Mendocha said she knows a lot of people taking advantage of their downtime and tackling odd jobs around the house. Between caring for her cancer-stricken husband and running the kitchen area in the store, Mendocha said she doesn’t have that same luxury of time.

Staying safe and not wanting to bring home potentially harmful germs, Mendocha said the kitchen has been a good, isolated place for her to work when she’s on duty. Meanwhile, she said it’s been impressive to see most customers respecting the six-foot buffer between each other, and everyone respecting the health and wellness of others.

That’s a peculiar habit customers are developing. It could very well be a result of the fear of contamination, though Mendocha optimistically prefers to think it’s a gesture of goodwill.

“More people than I’ve ever seen are telling us to just keep the change, they don’t want it back,” she said. “So, we just keep it all there on the counter and if someone comes in and they’re short a little bit, no problem, we’ve got them covered. That’s what I love about being in a small town.”

Mendocha said one thing troubling her is the disregard protesters are showing for the “Stay Home, Stay Safe” order. She said the disobedience undermines the work being done by healthcare professionals and potentially puts their family members at risk.
Mendocha, who said Fulton Little Store has four employees, added that her 17-year-old son was crushed when Vicksburg High School had to postpone or cancel its spring performance, “Holiday Inn.”

“He had been rehearsing jump rope and tap dancing, and he still rehearses, hoping they’ll put on the production when school resumes,” she said. “He loves school anyhow and he has been absolutely devastated through all this.”

Local Mask Makers Do Their Part for Healthcare Workers

By Sue Moore

Have sewing machine, will work to make masks!

It didn’t take long for local seamstresses to volunteer their skills to make masks protecting Kalamazoo County health care workers. Here’s how a couple of people got started.

Sue Opalewski of rural Vicksburg found a mask pattern on a web site, printed it, then ordered elastic and flannel for the inside when it was still possible to pick up materials at the store. She was able to secure 10 yards of flannel in Battle Creek, then cut it into 6×9-inch pieces, which netted 280 mask backings. Then she went into her own stash of fabric and cut the outside pieces. She ordered elastic online, 289 yards of it; now it’s almost impossible to find elastic anywhere. She has made 536 masks thus far and has joined with nine others from her church, St. Edwards in Mendon, who are now making them. They would love to get together for a sewing bee but that is not possible under present “stay home, stay safe” rules.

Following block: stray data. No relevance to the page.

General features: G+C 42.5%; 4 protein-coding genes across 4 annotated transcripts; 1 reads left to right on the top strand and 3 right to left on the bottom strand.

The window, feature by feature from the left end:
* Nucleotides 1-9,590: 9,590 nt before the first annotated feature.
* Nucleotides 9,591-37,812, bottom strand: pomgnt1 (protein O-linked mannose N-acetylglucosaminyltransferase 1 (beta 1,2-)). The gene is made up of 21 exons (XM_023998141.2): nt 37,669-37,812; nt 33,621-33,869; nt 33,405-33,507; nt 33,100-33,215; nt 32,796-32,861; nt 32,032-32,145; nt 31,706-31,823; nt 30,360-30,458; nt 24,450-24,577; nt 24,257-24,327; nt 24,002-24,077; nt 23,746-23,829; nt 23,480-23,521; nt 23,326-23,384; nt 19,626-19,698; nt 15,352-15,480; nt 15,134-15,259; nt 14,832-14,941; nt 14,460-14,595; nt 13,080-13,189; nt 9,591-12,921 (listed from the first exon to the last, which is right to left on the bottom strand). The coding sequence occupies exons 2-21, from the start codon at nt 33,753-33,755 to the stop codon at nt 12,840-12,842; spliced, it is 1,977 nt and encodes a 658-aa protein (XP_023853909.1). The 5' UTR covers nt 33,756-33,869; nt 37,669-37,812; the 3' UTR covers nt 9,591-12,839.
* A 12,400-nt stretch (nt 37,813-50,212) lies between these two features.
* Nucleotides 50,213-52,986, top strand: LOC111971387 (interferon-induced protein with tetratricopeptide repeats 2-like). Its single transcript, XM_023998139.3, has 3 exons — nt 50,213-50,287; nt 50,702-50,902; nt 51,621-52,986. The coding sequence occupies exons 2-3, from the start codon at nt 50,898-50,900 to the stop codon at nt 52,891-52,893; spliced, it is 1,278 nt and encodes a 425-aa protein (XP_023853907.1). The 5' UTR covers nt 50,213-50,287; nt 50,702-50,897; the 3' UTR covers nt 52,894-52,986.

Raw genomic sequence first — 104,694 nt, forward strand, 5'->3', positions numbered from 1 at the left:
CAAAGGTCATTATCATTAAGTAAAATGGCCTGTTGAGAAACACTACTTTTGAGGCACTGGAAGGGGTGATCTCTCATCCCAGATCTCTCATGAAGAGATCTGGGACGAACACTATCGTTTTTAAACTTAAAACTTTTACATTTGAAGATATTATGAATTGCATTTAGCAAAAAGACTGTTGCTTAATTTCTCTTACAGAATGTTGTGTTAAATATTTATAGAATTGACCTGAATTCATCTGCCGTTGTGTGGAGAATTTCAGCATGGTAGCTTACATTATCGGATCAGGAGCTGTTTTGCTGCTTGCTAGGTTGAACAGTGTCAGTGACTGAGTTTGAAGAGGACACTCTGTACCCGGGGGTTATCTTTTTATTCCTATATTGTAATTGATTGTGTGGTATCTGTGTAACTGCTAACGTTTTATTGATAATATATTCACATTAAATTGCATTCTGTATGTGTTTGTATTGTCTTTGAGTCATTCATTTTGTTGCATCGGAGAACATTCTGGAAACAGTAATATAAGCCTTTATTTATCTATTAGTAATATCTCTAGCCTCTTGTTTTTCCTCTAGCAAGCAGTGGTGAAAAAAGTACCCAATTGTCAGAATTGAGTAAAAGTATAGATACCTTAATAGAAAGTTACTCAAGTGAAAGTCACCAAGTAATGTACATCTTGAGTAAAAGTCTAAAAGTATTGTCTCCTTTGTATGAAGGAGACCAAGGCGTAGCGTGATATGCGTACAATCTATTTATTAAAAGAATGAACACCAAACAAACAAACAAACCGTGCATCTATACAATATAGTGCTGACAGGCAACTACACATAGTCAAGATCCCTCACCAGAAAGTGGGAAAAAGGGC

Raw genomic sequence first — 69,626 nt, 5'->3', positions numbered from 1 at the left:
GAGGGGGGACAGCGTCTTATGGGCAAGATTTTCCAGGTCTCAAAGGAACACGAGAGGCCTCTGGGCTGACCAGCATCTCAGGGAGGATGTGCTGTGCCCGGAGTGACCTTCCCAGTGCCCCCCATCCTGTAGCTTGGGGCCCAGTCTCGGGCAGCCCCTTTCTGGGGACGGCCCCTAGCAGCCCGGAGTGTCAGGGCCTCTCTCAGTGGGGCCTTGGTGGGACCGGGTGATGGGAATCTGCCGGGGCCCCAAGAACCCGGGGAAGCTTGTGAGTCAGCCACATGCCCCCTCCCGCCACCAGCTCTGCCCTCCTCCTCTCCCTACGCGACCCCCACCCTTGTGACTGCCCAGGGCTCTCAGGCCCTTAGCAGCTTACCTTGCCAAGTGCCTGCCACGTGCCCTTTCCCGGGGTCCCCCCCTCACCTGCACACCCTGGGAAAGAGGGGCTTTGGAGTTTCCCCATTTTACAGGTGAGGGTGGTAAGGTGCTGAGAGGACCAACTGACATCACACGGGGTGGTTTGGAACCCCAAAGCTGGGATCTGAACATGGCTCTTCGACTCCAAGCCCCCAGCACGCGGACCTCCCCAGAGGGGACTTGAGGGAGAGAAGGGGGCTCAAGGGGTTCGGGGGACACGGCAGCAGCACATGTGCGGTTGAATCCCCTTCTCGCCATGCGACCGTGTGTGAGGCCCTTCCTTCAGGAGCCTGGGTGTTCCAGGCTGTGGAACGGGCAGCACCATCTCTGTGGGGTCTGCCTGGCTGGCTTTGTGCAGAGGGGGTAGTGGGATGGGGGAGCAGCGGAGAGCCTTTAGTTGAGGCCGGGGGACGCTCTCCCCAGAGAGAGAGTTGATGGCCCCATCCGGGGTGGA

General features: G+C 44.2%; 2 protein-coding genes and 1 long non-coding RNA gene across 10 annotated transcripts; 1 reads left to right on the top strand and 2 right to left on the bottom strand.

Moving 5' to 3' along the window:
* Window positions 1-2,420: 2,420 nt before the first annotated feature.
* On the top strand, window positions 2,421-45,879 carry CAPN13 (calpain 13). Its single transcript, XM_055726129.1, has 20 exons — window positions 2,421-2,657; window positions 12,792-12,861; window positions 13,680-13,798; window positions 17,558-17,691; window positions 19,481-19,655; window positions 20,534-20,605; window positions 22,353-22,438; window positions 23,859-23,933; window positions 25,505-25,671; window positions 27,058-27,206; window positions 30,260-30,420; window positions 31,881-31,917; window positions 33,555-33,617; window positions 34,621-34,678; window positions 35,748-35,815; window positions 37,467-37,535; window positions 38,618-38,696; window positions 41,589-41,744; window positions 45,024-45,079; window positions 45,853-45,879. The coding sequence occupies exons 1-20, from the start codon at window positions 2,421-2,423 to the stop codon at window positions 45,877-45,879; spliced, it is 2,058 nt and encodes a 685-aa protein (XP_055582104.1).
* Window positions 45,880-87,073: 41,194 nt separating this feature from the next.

One parishioner is a pharmacist at Bronson who took them to work to distribute. Another is a nurse at Borgess; she sent some there. If they don’t have N-95 masks available, they are just using anything they could get their hands on, Opalewski said.

Having turned out 536 so far, she will keep making them as long as the elastic holds out. At first it took her about 15 minutes to make one at a time. She told herself this was silly, so she ganged them up in a production line. Now she figures it takes maybe 10-12 minutes per mask.

It takes 14 inches of elastic for each mask. They can be washed. She has made them for friends and family too and wears one of her own creations when she goes out. Working from scraps, some masks are just basic and some are pretty. Some she makes for guys have stripes because she knows they don’t want to wear flowers on their face.

Marti Moore of Vicksburg is another production-line mask maker. “I really don’t pay attention to how much time it takes me for each mask because I do them in batches, meaning I usually start cutting enough elastic for a large group and continue by cutting out at least 25 or more masks from the material each time,” she said. “Then I sew the center seam on all of them, then start making each mask separately. So it’s kind of like a production line for my process.”

She has finished over 425 and had Christine Butcher take the first batch to Bronson. Since then, Ellyn Curtis from Vicksburg takes them in. She’s a nurse in the emergency unit at Bronson.

They use them for hospital staff and also patients that are coming into the emergency rooms.

Sue Hunt is close to making 40 masks. Kathy Corella made a bunch and both sent them to Bronson Hospital with Hunt’s granddaughter, Heidi Furney, who is an ER nurse there.